“Underneath a cloak of secrecy was truly a force to be reckoned with: the Rogue One Star Wars Limited Edition.”

Los Angeles, CA – The most eye-catching display at the just-passed LA auto show belonged to Nissan’s decked-out and thematically adorned pavilion, announcing a cosmic alliance with the Star Wars film franchise.

A huge Tie Fighter dominated the approach, and the cases of Star-Wars-abilia flanking the stage drew a steady stream of observers to a collection of props and costumes from earlier movies.

SAN FRANCISCO, Calif. (Aug. 22, 2016) — Lucasfilm announced today that it is teaming up with five of the world’s most well-known brands — Duracell, General Mills, Gillette, Nissan and Verizon — for the launch of an extensive global promotional campaign in support of “Rogue One: A Star Wars Story,” opening on December 16.

It was all in aid of the company’s major cross-promotional effort, a joint venture with Lucasfilm timed for a tie-in with the latest edition of the gigantic sci-fi property. Underneath a cloak of secrecy was truly a force to be reckoned with – the Rogue One Star Wars Limited Edition.

Viewers of the heavy-rotation Nissan TV ads will by now know that “Rogue One: A Star Wars Story” opens this weekend.

I was captivated when the original films took to the theatres back in the day but I haven’t paid much attention to SW since, oh, the 1980s. Don’t worry, I enrolled in a Star Wars Sensitivity class so that I don’t mix up the franchises and make a ‘live long and prosper’ joke.

Nissan is delighted with the spacy partnership, explaining that it is highlighting the technology of their popular best-selling utility vehicle, and raising awareness of the latest redesign of the whole Rogue lineup. Plus, let’s not overlook the whole fun factor – I mean, how cool would it be to be associated with Star Wars?

The company enghanced the theme at an offsite party at the Edison in downtown LA, with a marked-up Rogue with an R2 unit mounted on top X-wing style flanked by costumed Stormtroopers.

Underneath the skin of the Limited Edition and its Star Wars badges is an SV-trim Rogue, available in either black or white exterior paint; all-wheel drive and configured as a five-seater.

Black accents abound, the D-pillar is adorned with Rebel Alliance and Galactic Empire logos, ensuring that the special edition will be noticed, as will the Star Wars name on the rear bumper.

A charcoal grey interior is the only choice available, and the cockpit is likewise liberally decorated, with branded floormats, kickplate and cupholders.

Powertrain is Rogue-standard (2.5L four cylinder, 170 horsepower), but the final touch, the detail that may be all the enticement fans and collectors need to seal the deal is: it comes with a Death Trooper helmet.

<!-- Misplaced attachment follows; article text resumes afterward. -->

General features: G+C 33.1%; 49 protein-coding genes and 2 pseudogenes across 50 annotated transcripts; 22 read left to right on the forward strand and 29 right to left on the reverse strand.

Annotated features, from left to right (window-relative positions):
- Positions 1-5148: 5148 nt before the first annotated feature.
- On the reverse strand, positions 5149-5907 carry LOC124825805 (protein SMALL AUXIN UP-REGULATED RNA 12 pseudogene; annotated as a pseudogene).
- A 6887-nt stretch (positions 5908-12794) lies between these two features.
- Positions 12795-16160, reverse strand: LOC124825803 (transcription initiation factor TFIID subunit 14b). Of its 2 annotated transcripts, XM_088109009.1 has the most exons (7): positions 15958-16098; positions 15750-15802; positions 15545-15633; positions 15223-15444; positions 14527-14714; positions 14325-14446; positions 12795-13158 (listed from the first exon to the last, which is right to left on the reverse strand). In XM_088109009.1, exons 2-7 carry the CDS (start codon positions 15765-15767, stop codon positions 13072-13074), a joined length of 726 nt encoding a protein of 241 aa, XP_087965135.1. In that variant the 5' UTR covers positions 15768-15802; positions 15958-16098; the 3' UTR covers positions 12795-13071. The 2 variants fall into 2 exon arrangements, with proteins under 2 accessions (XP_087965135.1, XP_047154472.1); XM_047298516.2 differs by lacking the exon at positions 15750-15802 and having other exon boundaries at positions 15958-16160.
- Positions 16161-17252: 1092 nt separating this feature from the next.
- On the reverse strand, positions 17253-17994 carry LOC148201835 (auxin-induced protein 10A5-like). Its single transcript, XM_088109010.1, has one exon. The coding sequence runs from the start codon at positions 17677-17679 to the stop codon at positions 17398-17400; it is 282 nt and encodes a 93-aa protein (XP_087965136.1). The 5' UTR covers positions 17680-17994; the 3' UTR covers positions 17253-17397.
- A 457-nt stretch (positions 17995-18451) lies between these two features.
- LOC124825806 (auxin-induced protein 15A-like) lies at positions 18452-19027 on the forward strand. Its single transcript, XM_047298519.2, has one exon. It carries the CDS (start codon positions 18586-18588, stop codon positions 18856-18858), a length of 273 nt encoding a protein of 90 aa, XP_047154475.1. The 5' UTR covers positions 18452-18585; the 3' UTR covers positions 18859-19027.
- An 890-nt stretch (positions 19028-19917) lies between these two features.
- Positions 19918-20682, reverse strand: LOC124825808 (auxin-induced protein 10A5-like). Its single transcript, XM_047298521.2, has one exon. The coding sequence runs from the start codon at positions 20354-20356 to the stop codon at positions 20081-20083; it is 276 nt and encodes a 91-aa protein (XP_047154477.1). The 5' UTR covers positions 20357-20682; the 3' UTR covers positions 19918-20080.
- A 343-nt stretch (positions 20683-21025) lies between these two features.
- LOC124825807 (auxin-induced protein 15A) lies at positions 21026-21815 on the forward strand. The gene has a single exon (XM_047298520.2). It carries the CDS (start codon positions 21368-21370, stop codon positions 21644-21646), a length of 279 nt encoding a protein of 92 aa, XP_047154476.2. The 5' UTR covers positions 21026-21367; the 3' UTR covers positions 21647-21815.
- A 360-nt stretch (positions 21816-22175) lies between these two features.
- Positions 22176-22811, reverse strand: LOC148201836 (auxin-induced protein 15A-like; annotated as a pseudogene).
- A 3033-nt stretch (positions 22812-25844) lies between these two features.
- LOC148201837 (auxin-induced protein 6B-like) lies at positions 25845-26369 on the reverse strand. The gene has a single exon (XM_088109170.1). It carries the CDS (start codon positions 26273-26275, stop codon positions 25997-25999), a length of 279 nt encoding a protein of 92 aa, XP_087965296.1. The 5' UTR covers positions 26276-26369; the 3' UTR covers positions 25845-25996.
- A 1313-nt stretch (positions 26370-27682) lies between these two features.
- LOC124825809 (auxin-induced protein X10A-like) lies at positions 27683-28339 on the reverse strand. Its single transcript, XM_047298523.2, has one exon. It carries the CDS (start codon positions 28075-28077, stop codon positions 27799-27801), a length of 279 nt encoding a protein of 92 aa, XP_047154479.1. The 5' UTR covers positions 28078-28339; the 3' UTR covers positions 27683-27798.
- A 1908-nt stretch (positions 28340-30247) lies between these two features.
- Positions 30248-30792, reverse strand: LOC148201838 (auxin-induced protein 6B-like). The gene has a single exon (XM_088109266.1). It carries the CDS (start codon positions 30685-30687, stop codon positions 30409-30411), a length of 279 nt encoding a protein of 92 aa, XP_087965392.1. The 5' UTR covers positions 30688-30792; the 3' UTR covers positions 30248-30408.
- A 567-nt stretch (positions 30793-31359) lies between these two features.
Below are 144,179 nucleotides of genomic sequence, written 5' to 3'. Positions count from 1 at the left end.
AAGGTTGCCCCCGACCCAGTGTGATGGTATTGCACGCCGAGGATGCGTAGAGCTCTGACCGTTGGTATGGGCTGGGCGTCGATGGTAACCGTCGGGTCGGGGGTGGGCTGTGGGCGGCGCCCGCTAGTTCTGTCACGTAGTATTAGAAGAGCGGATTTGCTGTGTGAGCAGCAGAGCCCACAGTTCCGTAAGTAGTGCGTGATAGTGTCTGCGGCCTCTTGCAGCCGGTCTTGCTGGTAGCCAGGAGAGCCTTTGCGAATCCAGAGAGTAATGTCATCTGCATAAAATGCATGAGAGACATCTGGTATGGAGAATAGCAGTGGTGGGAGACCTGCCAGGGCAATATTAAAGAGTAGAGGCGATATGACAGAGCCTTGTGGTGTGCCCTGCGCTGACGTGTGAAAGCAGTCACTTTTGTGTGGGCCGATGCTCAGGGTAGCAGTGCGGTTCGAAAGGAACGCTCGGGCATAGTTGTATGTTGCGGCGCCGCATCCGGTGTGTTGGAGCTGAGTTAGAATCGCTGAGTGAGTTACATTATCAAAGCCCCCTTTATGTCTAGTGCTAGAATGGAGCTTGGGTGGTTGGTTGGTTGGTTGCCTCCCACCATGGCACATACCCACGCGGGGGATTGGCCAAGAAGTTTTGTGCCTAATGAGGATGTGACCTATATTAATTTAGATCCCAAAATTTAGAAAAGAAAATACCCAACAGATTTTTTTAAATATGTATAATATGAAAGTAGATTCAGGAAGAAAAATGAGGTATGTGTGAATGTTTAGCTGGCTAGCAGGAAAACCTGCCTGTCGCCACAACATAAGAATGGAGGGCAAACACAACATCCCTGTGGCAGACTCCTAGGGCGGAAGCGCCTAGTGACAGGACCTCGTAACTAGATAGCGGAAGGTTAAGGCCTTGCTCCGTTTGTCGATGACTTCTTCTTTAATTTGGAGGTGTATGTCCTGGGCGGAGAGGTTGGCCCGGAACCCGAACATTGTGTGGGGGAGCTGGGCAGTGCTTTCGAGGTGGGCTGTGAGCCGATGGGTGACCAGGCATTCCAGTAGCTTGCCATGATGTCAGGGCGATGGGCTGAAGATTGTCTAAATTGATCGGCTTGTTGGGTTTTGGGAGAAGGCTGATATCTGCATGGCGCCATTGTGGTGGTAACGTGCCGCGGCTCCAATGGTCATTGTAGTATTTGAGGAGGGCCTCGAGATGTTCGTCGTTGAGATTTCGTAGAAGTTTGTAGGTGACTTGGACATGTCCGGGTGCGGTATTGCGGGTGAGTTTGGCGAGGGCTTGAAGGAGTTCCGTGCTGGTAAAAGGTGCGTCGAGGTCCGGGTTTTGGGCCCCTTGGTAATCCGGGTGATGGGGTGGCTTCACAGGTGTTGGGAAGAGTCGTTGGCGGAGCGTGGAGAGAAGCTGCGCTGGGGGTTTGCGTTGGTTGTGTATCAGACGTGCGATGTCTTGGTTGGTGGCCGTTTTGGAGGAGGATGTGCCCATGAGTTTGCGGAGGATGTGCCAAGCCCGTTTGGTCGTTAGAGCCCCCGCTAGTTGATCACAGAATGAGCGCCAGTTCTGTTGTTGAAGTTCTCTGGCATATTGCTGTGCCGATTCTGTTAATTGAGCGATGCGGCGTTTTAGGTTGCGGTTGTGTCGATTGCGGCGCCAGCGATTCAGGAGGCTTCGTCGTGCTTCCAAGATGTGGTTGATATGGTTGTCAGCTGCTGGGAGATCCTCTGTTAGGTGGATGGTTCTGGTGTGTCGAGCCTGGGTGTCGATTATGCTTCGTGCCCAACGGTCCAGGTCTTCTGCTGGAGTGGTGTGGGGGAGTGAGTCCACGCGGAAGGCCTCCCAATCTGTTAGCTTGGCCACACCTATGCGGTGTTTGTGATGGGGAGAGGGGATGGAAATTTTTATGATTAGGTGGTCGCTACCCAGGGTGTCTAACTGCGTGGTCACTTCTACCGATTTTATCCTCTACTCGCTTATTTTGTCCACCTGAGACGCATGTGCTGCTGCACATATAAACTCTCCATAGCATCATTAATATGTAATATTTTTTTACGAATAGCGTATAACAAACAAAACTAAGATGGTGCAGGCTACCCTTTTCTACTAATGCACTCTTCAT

Only 5,400 of the Rogue One will be sold (and of that, only 400 will be coming to Canada, early next year with a sticker price of $33,998). The premium with purchase, the prize-in-the-box lure, is the full size, numbered replica of the intimidating black helmet of the iconic film bad guys. I should warn you that the helmet is not ‘wearable’. Shoot, I was all excited imagining driving around with it on my head. Sadly, it is just a sculpture made for display.

That said; wearing it would probably ruin the collector value of the piece. Remember the big deal about how original Star Wars merch, the action figures etc., are much more valuable in the original packaging.

This tie-in serves to raise awareness of the entire line. There are now three generations of fans out there, and enthusiasm for George Lucas’ groundbreaking fictional world hasn’t waned.

If you are not one of the lucky 400, the unadorned SV trim comes pretty well equipped. It is the middle-of-the-pack trim level, between the base ‘S’ model and the more hoity-toity and leathery SL Platinum at the top end; providing a package of backup camera, remote start, keyless entry and push-button start balanced atop the standard seventeen-inch wheels.

The SV also adds a six-way power adjustable driver’s seat (which I found I like better than the seat in the more upscale Platinum) and when optioned with the available SV moonroof + Technology equipment group (which drives up by about twenty-seven hundred bucks) completes the safety suite with object-detection sensors, rear cross-traffic alert, and an around-view monitor display.

The base Rogue starts at $27,248 and ends at $36,048 for the SL Platinum. An SV trim without options starts at $29,848

wade [dot] ozeroff [at] drivewaybc [dot] ca

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